Imagine the possibilities for investments that may open. We can exchange and transfer value seamlessly across borders and manufacture trust where it was too expensive to have before. Africa has generally been too risky to make investments into because the ability to understand where your money was going and how it was being spent relied on trust manufactured by centralised institutions, who generally have quite the track record of abusing trust. Blockchains and apolitical settlement systems can bring transparency to African investments and guarantee that funds cannot just be seized or censored by authoritarian governments. Where brand based trust has failed in Africa, we can now replace it with the guarantees of math.

But is it being used?

Blockchain is already finding practical use by people and countries across Africa, albeit it is a small number or still in beta stages. Some are leveraging private blockchains and some public. However, what has been emerging is that it is creating these efficiencies that blockchain promises. There are people such as Abolaji Odunjo, who owns and runs a small business selling mobile phones in Lagos that have made the decision to start paying his Chinese suppliers in bitcoin. According to him, this has allowed his company to boost its profits as he no longer has to use Nigerian naira to purchase dollars and can avoid the high cost of remittance.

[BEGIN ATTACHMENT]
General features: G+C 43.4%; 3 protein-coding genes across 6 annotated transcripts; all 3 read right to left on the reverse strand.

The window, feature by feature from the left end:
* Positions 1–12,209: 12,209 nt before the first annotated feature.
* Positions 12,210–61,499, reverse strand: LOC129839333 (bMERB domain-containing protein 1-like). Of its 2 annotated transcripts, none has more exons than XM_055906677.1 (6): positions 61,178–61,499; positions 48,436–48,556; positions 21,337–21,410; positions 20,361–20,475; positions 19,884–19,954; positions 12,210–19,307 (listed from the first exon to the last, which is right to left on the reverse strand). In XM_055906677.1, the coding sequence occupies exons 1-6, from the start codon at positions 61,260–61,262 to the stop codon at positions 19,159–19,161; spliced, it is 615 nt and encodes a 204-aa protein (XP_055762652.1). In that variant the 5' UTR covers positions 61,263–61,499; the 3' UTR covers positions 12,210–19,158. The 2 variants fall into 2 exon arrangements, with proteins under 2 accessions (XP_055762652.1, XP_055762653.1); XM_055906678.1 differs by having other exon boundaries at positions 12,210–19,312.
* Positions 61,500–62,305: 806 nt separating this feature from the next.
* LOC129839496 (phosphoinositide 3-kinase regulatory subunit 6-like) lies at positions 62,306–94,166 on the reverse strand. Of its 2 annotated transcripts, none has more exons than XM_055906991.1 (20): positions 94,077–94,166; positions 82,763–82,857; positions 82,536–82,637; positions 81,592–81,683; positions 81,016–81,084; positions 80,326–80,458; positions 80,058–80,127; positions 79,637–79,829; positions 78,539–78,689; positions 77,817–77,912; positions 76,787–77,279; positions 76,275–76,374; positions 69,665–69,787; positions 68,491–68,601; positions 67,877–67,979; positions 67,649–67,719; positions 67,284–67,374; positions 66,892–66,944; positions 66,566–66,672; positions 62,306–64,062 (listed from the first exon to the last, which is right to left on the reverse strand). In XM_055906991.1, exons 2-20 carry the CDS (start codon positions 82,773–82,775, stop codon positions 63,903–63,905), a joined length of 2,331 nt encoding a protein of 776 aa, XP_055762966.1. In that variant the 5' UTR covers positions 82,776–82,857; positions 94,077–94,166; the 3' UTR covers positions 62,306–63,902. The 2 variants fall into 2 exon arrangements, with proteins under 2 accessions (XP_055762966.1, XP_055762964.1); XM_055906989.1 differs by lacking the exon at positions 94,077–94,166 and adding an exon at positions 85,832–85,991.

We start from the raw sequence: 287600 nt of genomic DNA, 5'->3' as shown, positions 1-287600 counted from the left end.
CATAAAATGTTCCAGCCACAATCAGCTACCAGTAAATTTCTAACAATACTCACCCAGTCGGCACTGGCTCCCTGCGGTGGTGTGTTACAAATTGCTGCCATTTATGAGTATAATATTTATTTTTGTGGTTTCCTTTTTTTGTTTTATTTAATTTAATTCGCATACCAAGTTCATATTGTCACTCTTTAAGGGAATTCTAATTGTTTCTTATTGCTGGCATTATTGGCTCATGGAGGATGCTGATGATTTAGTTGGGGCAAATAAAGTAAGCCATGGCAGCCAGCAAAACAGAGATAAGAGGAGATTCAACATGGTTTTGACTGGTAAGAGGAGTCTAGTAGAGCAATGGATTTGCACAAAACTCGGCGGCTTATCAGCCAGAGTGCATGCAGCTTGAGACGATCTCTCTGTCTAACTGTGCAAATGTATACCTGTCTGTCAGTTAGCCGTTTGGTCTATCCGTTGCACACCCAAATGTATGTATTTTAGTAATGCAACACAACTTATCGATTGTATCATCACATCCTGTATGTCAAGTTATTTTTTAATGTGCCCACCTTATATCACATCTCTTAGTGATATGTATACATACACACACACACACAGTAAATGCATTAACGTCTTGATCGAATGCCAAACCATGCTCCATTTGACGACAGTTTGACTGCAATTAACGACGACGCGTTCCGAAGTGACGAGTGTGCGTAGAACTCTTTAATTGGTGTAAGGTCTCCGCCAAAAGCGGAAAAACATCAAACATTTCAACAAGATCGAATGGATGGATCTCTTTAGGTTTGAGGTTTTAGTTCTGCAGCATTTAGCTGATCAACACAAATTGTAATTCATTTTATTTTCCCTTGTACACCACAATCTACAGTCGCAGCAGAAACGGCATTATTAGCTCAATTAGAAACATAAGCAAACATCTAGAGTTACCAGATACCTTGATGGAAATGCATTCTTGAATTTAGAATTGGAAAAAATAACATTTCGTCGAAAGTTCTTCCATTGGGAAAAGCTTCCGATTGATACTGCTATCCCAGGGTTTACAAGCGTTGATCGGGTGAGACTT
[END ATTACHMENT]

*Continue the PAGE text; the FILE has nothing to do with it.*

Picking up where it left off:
"Bitcoin helped to protect my business against the currency devaluation, and enabled me to grow at the same time." Abolaji Odunjo

Overall, blockchain has the ability to manufacture trust and provide the necessary infrastructure for Africa to flourish. The supporting technology that will enable it is being built out as we speak, penetration of smartphones is at an all-time high and constantly increasing. Projects like Starlink will also provide high-speed internet where there is none. For the first time, Africa may have the ability to form an economic union that could rival even America and Europe.

Notable Articles and News Stories This Week:

George Soros' Investment Fund Has Reportedly Started Trading Bitcoin